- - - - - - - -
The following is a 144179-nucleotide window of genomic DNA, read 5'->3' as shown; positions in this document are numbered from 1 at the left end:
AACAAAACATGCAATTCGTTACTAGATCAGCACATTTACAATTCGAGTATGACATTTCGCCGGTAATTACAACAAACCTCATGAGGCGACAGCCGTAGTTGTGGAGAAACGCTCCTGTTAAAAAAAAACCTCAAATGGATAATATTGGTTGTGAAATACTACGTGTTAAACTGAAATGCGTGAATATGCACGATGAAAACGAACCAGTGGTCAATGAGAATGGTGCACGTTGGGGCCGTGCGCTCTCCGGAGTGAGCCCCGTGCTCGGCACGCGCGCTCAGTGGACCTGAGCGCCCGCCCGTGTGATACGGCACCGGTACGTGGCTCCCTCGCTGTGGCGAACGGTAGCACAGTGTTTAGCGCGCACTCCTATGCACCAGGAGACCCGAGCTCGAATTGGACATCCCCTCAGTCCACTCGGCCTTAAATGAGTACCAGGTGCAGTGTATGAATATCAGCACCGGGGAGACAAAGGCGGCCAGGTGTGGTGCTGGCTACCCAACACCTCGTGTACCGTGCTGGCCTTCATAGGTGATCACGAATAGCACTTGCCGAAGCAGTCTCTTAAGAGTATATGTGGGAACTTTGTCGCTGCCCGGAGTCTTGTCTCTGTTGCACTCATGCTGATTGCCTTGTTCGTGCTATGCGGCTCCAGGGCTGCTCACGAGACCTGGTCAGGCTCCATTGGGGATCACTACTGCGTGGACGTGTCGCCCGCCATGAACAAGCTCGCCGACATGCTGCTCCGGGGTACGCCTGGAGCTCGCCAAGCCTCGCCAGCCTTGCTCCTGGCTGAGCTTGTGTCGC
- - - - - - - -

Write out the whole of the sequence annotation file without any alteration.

The following is a 144179-nucleotide window of genomic DNA, read 5'->3' as shown; positions in this document are numbered from 1 at the left end:
AACAAAACATGCAATTCGTTACTAGATCAGCACATTTACAATTCGAGTATGACATTTCGCCGGTAATTACAACAAACCTCATGAGGCGACAGCCGTAGTTGTGGAGAAACGCTCCTGTTAAAAAAAAACCTCAAATGGATAATATTGGTTGTGAAATACTACGTGTTAAACTGAAATGCGTGAATATGCACGATGAAAACGAACCAGTGGTCAATGAGAATGGTGCACGTTGGGGCCGTGCGCTCTCCGGAGTGAGCCCCGTGCTCGGCACGCGCGCTCAGTGGACCTGAGCGCCCGCCCGTGTGATACGGCACCGGTACGTGGCTCCCTCGCTGTGGCGAACGGTAGCACAGTGTTTAGCGCGCACTCCTATGCACCAGGAGACCCGAGCTCGAATTGGACATCCCCTCAGTCCACTCGGCCTTAAATGAGTACCAGGTGCAGTGTATGAATATCAGCACCGGGGAGACAAAGGCGGCCAGGTGTGGTGCTGGCTACCCAACACCTCGTGTACCGTGCTGGCCTTCATAGGTGATCACGAATAGCACTTGCCGAAGCAGTCTCTTAAGAGTATATGTGGGAACTTTGTCGCTGCCCGGAGTCTTGTCTCTGTTGCACTCATGCTGATTGCCTTGTTCGTGCTATGCGGCTCCAGGGCTGCTCACGAGACCTGGTCAGGCTCCATTGGGGATCACTACTGCGTGGACGTGTCGCCCGCCATGAACAAGCTCGCCGACATGCTGCTCCGGGGTACGCCTGGAGCTCGCCAAGCCTCGCCAGCCTTGCTCCTGGCTGAGCTTGTGTCGC